Flexfactor
A group of middle school students participating in FlexFactor visit DuPont Silicon Valley Technology Center in California.

From Dirty and Dark to Gleaming, Futuristic and Intellectually Challenging

With visits to cutting-edge manufacturing facilities and universities, NextFlex is building a talent pipeline for advanced manufacturing.

It’s no secret that one of the manufacturing sector’s primary challenges is attracting talent to fill critical roles. With an aging workforce and increasing demand for advanced technology skills, it’s vital for manufacturers to interest youth in advanced manufacturing careers.

NextFlex, one of 14 Manufacturing USA Institutes, has a national mission to “build the next big thing” and foster advanced manufacturing innovation in crucial technology areas such as flexible hybrid electronics. One of the key components of this mission is education and workforce development.

NextFlex’s FlexFactor program brings together youth, educators and industry to tell the story of advanced manufacturing. The goal of the month-long, project-based learning program is to overcome common misconceptions that manufacturing jobs employ low-skilled workers for low wages.

“I thought working in a manufacturing career involved working in a cold, dark factory on an assembly line,” explained San Jose High School senior and FlexFactor alumna Alexandra Masegian.

Masegian wasn’t alone in her thinking—her classmates, teachers, guidance counselors and parents shared similar views. Through their participation in Flexfactor, however, they discovered career opportunities through an experience that involved gleaming classrooms, advanced robotic systems, supply chain management complexities and the creation of amazing products.  

NextFlex has spent the past two years building, scaling and expanding the FlexFactor program in partnerships with high schools and community colleges around the country. Students participate in research, product design and customer discovery work, developing business models and products that they pitch to a group of professionals in a “Shark Tank”-style setting.

They also participate in two field trips. First, they visit a manufacturing company, where they discover what it’s like to work in the sector. Then they head to a college or university, where they learn about the education pathways that will prepare them for careers in advanced manufacturing.

Creating Value for Educators and Manufacturers

Early in 2018, Lorain County Community College near Cleveland, Ohio launched a FlexFactor pilot program. The program grew quickly--from 17 to over 700 students at area high schools.

“When you connect students to business and industry mentors, show them relevant career and education pathways, and allow them to use new technology and the entrepreneurial spirit to solve real-world problems, you get to witness a classroom light up,” said Deanna Strauss Hersko, the local FlexFactor program manager.

The Boeing Company recently partnered with NextFlex and the Alabama Community College system to bring FlexFactor to schools in Northern Alabama, where Boeing's manufacturing operations require a variety of technician and technologist talent. Boeing considers this an investment in the creation of local talent for their future workforce—and part of its community outreach as well, as students learn about fulfilling careers that they might not otherwise have exposure to.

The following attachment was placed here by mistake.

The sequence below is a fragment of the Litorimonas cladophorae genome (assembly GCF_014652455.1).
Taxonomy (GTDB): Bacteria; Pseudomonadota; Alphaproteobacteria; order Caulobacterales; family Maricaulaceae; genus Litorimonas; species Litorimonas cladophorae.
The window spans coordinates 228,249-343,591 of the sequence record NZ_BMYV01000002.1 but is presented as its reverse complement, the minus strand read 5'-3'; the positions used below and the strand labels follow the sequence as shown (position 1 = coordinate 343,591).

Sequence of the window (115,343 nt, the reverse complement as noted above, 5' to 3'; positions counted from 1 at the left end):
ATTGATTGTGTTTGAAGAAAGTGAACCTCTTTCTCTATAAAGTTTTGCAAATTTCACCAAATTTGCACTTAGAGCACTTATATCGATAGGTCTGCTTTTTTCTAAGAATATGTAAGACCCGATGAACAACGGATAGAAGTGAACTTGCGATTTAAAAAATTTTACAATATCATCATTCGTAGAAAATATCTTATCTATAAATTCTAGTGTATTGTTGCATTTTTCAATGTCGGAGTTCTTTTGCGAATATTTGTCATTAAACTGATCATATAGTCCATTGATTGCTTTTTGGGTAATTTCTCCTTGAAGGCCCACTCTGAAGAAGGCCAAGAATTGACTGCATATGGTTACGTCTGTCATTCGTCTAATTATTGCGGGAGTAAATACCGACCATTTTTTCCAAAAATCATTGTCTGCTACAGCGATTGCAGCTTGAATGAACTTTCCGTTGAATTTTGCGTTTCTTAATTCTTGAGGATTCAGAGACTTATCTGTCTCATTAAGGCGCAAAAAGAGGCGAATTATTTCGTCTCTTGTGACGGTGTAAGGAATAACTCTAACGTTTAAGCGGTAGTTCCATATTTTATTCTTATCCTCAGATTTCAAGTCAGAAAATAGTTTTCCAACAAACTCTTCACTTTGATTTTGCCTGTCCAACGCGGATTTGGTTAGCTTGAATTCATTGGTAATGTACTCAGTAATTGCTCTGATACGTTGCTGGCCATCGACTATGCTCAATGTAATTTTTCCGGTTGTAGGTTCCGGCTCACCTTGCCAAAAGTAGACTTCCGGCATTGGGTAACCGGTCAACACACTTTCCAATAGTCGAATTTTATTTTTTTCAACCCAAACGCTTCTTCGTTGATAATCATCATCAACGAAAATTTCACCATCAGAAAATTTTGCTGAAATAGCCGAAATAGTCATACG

Boeing and other industry participants describe FlexFactor’s effectiveness as twofold:

First, the program’s student-led learning approach harnesses innate curiosity and allows participants to learn about STEM through topics that are meaningful to them. And second, the program requires that students go through a rigorous deductive process to arrive at an informed answer rather than progressing through pre-determined lessons built around a series of end results. 

By connecting academic activities to the real world, students are building important creative reasoning and critical thinking skills that manufacturers like Boeing want to see in future employees, while transforming students from passive observers to engaged evangelists for the manufacturing sector.

The Path Ahead

Ms. Masegian, mentioned earlier, has become one of those evangelists.

“The most impactful part of the FlexFactor program was the exposure to manufacturing careers,” she said. “Before I got to tour Jabil’s Blue Sky Center, I thought manufacturing was boring. After I went to Jabil and we saw all the products they make, it really opened my eyes, and the eyes of all my classmates, to a career we hadn’t considered before but now most of us want to go into.”

This is the kind of positive change in perception that makes an impact—and drives us to double down on our mission to reach the next generation. 

When we bring together manufacturers, educators, students and parents and show them what’s possible with advanced manufacturing, we change our future. We empower an industry to create the changes needed for success and we inspire students to pursue rewarding careers in the critical high-tech manufacturing jobs of the future.  This is the kind of innovation and large-scale collaboration that can truly transform our country.

Brynt Parmeter is director of workforce development, education and training at NextFlex. Emily McGrath is deputy director.

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